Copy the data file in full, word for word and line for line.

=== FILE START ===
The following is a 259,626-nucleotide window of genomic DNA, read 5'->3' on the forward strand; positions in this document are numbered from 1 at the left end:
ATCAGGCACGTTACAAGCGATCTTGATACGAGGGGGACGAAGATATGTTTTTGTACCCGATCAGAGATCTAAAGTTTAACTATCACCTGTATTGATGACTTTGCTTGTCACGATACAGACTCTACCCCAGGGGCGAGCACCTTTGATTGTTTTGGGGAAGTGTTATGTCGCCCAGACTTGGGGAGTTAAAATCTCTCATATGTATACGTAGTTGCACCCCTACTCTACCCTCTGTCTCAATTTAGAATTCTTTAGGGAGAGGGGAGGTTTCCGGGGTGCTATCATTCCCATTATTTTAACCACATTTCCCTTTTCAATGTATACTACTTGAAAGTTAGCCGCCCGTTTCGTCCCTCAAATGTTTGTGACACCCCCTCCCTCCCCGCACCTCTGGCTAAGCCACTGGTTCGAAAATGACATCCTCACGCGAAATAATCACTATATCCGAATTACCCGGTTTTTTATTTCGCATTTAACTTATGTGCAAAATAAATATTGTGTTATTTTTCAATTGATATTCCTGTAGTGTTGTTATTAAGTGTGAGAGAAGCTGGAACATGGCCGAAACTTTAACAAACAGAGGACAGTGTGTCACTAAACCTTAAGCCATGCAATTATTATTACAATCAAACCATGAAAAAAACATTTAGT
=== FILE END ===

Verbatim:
The following is a 259,626-nucleotide window of genomic DNA, read 5'->3' on the forward strand; positions in this document are numbered from 1 at the left end:
ATCAGGCACGTTACAAGCGATCTTGATACGAGGGGGACGAAGATATGTTTTTGTACCCGATCAGAGATCTAAAGTTTAACTATCACCTGTATTGATGACTTTGCTTGTCACGATACAGACTCTACCCCAGGGGCGAGCACCTTTGATTGTTTTGGGGAAGTGTTATGTCGCCCAGACTTGGGGAGTTAAAATCTCTCATATGTATACGTAGTTGCACCCCTACTCTACCCTCTGTCTCAATTTAGAATTCTTTAGGGAGAGGGGAGGTTTCCGGGGTGCTATCATTCCCATTATTTTAACCACATTTCCCTTTTCAATGTATACTACTTGAAAGTTAGCCGCCCGTTTCGTCCCTCAAATGTTTGTGACACCCCCTCCCTCCCCGCACCTCTGGCTAAGCCACTGGTTCGAAAATGACATCCTCACGCGAAATAATCACTATATCCGAATTACCCGGTTTTTTATTTCGCATTTAACTTATGTGCAAAATAAATATTGTGTTATTTTTCAATTGATATTCCTGTAGTGTTGTTATTAAGTGTGAGAGAAGCTGGAACATGGCCGAAACTTTAACAAACAGAGGACAGTGTGTCACTAAACCTTAAGCCATGCAATTATTATTACAATCAAACCATGAAAAAAACATTTAGT